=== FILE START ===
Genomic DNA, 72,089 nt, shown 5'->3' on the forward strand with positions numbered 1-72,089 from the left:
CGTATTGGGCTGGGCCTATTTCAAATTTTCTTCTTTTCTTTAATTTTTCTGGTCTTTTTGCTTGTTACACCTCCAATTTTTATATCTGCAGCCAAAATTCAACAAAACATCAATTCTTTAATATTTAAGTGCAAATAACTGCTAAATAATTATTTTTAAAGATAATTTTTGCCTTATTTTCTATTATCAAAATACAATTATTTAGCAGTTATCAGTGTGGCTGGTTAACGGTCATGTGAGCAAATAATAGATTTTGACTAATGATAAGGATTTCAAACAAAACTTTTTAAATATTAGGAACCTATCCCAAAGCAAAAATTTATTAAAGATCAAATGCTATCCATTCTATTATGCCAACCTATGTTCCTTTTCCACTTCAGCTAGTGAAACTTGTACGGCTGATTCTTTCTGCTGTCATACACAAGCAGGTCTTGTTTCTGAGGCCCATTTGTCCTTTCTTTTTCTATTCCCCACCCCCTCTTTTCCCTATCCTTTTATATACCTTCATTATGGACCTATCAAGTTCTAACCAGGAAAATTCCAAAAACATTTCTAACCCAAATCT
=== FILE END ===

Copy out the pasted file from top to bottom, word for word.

Genomic DNA, 72,089 nt, shown 5'->3' on the forward strand with positions numbered 1-72,089 from the left:
CGTATTGGGCTGGGCCTATTTCAAATTTTCTTCTTTTCTTTAATTTTTCTGGTCTTTTTGCTTGTTACACCTCCAATTTTTATATCTGCAGCCAAAATTCAACAAAACATCAATTCTTTAATATTTAAGTGCAAATAACTGCTAAATAATTATTTTTAAAGATAATTTTTGCCTTATTTTCTATTATCAAAATACAATTATTTAGCAGTTATCAGTGTGGCTGGTTAACGGTCATGTGAGCAAATAATAGATTTTGACTAATGATAAGGATTTCAAACAAAACTTTTTAAATATTAGGAACCTATCCCAAAGCAAAAATTTATTAAAGATCAAATGCTATCCATTCTATTATGCCAACCTATGTTCCTTTTCCACTTCAGCTAGTGAAACTTGTACGGCTGATTCTTTCTGCTGTCATACACAAGCAGGTCTTGTTTCTGAGGCCCATTTGTCCTTTCTTTTTCTATTCCCCACCCCCTCTTTTCCCTATCCTTTTATATACCTTCATTATGGACCTATCAAGTTCTAACCAGGAAAATTCCAAAAACATTTCTAACCCAAATCT